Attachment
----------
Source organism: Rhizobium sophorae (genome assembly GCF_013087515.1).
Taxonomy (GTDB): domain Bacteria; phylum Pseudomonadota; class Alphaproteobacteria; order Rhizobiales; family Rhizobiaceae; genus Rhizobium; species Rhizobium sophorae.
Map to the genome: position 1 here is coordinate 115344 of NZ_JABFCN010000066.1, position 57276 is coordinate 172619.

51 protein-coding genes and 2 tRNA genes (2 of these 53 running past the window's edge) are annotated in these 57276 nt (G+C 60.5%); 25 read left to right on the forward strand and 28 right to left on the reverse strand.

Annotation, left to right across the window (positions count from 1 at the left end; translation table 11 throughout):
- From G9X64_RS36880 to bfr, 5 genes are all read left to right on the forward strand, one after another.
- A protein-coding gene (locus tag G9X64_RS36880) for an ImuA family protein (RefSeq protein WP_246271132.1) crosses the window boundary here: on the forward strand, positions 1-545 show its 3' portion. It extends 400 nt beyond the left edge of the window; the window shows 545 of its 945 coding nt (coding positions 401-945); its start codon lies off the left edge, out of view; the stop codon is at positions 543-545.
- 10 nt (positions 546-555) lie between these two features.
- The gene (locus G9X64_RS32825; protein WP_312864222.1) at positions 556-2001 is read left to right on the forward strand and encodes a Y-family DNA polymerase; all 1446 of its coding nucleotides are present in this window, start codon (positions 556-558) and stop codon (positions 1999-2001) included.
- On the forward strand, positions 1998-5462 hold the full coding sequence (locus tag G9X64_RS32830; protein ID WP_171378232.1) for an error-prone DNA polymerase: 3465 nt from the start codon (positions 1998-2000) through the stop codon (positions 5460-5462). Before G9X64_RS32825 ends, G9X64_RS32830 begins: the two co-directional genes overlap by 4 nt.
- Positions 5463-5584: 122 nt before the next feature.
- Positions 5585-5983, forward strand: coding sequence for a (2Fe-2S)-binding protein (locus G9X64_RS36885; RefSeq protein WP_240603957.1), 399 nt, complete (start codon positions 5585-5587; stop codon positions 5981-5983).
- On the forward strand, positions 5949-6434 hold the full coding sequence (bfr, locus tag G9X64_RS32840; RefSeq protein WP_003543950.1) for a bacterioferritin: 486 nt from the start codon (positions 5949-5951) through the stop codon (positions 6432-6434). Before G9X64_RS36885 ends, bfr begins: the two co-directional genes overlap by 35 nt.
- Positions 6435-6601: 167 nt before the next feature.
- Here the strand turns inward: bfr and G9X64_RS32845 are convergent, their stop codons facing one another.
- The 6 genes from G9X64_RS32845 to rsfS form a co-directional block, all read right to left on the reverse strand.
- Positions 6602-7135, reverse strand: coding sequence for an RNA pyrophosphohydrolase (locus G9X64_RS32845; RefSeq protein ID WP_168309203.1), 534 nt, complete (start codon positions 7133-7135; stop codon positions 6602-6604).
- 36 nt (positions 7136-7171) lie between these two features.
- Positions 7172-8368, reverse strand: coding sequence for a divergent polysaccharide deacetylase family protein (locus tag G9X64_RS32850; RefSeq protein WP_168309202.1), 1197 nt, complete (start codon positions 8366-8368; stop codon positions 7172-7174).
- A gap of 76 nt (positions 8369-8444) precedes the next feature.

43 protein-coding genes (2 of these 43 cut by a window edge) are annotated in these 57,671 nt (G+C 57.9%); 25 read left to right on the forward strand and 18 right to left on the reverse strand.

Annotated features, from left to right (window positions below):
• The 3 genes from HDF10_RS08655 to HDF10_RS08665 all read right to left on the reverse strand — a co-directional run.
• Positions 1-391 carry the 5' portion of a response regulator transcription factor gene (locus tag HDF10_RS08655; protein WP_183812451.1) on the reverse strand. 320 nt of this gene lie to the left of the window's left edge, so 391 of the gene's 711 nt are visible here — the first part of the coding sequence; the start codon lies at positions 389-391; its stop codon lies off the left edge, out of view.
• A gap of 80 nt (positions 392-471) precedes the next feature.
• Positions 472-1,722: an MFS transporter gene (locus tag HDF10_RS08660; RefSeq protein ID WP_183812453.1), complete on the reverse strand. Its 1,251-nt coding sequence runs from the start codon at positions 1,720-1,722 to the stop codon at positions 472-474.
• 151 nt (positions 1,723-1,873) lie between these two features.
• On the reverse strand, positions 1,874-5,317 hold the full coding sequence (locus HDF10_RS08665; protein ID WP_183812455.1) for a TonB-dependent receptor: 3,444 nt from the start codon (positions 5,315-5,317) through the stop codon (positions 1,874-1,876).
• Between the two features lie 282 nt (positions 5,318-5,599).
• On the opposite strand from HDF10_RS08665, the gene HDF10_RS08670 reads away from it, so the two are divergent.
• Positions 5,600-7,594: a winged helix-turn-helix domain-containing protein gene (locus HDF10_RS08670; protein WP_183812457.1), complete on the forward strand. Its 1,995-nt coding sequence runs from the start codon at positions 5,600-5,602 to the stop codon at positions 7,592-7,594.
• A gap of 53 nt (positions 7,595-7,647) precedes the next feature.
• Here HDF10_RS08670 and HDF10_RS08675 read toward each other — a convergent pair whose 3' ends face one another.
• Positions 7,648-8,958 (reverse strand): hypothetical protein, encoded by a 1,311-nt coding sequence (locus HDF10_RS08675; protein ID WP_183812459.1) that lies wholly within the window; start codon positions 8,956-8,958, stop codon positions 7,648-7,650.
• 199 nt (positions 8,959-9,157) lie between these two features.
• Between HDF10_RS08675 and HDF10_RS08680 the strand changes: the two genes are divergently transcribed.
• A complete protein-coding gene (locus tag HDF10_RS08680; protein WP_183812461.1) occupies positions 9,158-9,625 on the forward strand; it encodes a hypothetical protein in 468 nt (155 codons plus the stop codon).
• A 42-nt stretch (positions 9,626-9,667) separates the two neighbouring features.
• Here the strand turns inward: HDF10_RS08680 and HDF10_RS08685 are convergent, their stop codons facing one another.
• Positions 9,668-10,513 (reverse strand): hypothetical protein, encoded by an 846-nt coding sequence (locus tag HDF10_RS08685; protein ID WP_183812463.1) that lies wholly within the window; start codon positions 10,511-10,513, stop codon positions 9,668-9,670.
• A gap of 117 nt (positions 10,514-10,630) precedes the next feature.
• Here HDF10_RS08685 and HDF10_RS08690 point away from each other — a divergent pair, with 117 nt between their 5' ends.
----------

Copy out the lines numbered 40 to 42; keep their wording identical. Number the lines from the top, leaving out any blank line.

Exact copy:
• Positions 9,668-10,513 (reverse strand): hypothetical protein, encoded by an 846-nt coding sequence (locus tag HDF10_RS08685; protein ID WP_183812463.1) that lies wholly within the window; start codon positions 10,511-10,513, stop codon positions 9,668-9,670.
• A gap of 117 nt (positions 10,514-10,630) precedes the next feature.
• Here HDF10_RS08685 and HDF10_RS08690 point away from each other — a divergent pair, with 117 nt between their 5' ends.